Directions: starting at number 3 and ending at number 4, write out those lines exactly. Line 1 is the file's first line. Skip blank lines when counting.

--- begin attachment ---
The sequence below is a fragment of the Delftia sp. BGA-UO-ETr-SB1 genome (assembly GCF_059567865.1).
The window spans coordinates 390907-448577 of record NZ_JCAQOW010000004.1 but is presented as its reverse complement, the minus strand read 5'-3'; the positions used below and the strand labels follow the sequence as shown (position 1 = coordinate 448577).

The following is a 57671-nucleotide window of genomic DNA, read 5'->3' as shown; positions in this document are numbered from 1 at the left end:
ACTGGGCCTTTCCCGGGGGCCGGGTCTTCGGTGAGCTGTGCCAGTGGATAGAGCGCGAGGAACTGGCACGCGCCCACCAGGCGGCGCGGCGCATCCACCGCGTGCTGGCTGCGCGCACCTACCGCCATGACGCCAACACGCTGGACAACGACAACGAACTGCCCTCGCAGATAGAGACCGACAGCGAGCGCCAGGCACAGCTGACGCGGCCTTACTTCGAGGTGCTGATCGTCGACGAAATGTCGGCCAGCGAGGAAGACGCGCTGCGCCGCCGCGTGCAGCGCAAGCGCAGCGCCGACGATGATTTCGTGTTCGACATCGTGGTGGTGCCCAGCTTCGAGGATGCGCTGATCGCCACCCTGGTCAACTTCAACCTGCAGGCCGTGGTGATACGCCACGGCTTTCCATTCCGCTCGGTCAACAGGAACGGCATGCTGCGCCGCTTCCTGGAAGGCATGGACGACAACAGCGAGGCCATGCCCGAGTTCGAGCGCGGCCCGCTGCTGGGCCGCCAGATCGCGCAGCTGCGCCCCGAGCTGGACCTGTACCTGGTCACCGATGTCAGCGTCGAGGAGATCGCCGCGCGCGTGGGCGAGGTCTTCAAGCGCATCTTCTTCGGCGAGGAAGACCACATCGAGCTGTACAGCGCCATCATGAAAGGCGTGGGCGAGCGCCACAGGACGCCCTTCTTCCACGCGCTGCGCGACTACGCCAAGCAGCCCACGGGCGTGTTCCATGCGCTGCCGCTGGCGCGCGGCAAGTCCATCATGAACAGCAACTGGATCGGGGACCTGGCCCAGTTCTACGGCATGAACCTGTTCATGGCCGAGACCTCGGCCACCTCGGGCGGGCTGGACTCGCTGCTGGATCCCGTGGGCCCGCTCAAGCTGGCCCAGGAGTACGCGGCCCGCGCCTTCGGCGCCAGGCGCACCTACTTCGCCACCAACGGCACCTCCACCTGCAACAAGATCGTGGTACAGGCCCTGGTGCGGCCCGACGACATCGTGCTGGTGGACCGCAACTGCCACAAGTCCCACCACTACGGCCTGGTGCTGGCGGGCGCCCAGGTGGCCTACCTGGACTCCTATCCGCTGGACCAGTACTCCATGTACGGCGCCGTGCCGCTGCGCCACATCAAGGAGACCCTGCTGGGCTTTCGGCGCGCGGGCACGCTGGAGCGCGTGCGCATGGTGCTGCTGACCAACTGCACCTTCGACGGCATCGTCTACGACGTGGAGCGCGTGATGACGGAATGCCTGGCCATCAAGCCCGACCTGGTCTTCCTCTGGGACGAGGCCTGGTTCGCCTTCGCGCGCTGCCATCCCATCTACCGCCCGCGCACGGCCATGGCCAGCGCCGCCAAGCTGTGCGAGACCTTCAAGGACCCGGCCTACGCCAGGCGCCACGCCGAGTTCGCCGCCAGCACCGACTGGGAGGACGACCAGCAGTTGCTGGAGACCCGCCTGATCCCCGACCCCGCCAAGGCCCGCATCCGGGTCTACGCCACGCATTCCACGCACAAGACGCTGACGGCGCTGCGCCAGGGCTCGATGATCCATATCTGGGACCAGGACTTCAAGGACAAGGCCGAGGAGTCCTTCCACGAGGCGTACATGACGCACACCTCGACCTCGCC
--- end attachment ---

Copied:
The following is a 57671-nucleotide window of genomic DNA, read 5'->3' as shown; positions in this document are numbered from 1 at the left end:
ACTGGGCCTTTCCCGGGGGCCGGGTCTTCGGTGAGCTGTGCCAGTGGATAGAGCGCGAGGAACTGGCACGCGCCCACCAGGCGGCGCGGCGCATCCACCGCGTGCTGGCTGCGCGCACCTACCGCCATGACGCCAACACGCTGGACAACGACAACGAACTGCCCTCGCAGATAGAGACCGACAGCGAGCGCCAGGCACAGCTGACGCGGCCTTACTTCGAGGTGCTGATCGTCGACGAAATGTCGGCCAGCGAGGAAGACGCGCTGCGCCGCCGCGTGCAGCGCAAGCGCAGCGCCGACGATGATTTCGTGTTCGACATCGTGGTGGTGCCCAGCTTCGAGGATGCGCTGATCGCCACCCTGGTCAACTTCAACCTGCAGGCCGTGGTGATACGCCACGGCTTTCCATTCCGCTCGGTCAACAGGAACGGCATGCTGCGCCGCTTCCTGGAAGGCATGGACGACAACAGCGAGGCCATGCCCGAGTTCGAGCGCGGCCCGCTGCTGGGCCGCCAGATCGCGCAGCTGCGCCCCGAGCTGGACCTGTACCTGGTCACCGATGTCAGCGTCGAGGAGATCGCCGCGCGCGTGGGCGAGGTCTTCAAGCGCATCTTCTTCGGCGAGGAAGACCACATCGAGCTGTACAGCGCCATCATGAAAGGCGTGGGCGAGCGCCACAGGACGCCCTTCTTCCACGCGCTGCGCGACTACGCCAAGCAGCCCACGGGCGTGTTCCATGCGCTGCCGCTGGCGCGCGGCAAGTCCATCATGAACAGCAACTGGATCGGGGACCTGGCCCAGTTCTACGGCATGAACCTGTTCATGGCCGAGACCTCGGCCACCTCGGGCGGGCTGGACTCGCTGCTGGATCCCGTGGGCCCGCTCAAGCTGGCCCAGGAGTACGCGGCCCGCGCCTTCGGCGCCAGGCGCACCTACTTCGCCACCAACGGCACCTCCACCTGCAACAAGATCGTGGTACAGGCCCTGGTGCGGCCCGACGACATCGTGCTGGTGGACCGCAACTGCCACAAGTCCCACCACTACGGCCTGGTGCTGGCGGGCGCCCAGGTGGCCTACCTGGACTCCTATCCGCTGGACCAGTACTCCATGTACGGCGCCGTGCCGCTGCGCCACATCAAGGAGACCCTGCTGGGCTTTCGGCGCGCGGGCACGCTGGAGCGCGTGCGCATGGTGCTGCTGACCAACTGCACCTTCGACGGCATCGTCTACGACGTGGAGCGCGTGATGACGGAATGCCTGGCCATCAAGCCCGACCTGGTCTTCCTCTGGGACGAGGCCTGGTTCGCCTTCGCGCGCTGCCATCCCATCTACCGCCCGCGCACGGCCATGGCCAGCGCCGCCAAGCTGTGCGAGACCTTCAAGGACCCGGCCTACGCCAGGCGCCACGCCGAGTTCGCCGCCAGCACCGACTGGGAGGACGACCAGCAGTTGCTGGAGACCCGCCTGATCCCCGACCCCGCCAAGGCCCGCATCCGGGTCTACGCCACGCATTCCACGCACAAGACGCTGACGGCGCTGCGCCAGGGCTCGATGATCCATATCTGGGACCAGGACTTCAAGGACAAGGCCGAGGAGTCCTTCCACGAGGCGTACATGACGCACACCTCGACCTCGCC